An investigation into the notorious Clearview AI facial recognition technology business has been opened by the British and Australian data protection authorities. The company's program scraps photos of faces from publicly accessible platforms such as Facebook and Google to create a database; instead users, such as law enforcement agencies, can use it to identify individual pictures.
The database is estimated to contain as many as three billion pictures, and has been licensed to more than 600 law enforcement agencies around the world, as well as to a number of private companies, colleges, and banks. It's believed the National Crime Agency in the UK was using it. Critics, however, also warned of the potential for misuse. After a New York Times report, strong questions about privacy have been raised regarding the use of images of individuals and other data without their permission.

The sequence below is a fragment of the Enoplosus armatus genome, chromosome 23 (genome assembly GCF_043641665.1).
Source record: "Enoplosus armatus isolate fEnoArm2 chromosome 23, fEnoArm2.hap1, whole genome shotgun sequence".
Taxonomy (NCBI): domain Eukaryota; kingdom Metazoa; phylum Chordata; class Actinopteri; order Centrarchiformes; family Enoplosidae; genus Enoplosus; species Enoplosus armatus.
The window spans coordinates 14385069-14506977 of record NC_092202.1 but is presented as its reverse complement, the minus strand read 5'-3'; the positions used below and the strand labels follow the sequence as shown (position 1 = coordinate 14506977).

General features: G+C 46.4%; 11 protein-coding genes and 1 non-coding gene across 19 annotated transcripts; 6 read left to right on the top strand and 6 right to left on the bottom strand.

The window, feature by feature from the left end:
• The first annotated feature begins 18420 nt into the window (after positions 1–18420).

And now, a joint investigation into the business has been launched by the Australian Information Commissioner's Office (OAIC) and the United Kingdom Information Commissioner’s Office (ICO), focusing on the use of scraped data and biometry.
There has been growing controversy over the last year about the use of facial recognition technology by police, with concerns about privacy and racial profiling. In the past few months, IBM, Amazon, and Microsoft have all vowed to either stop their technology or restrict its use.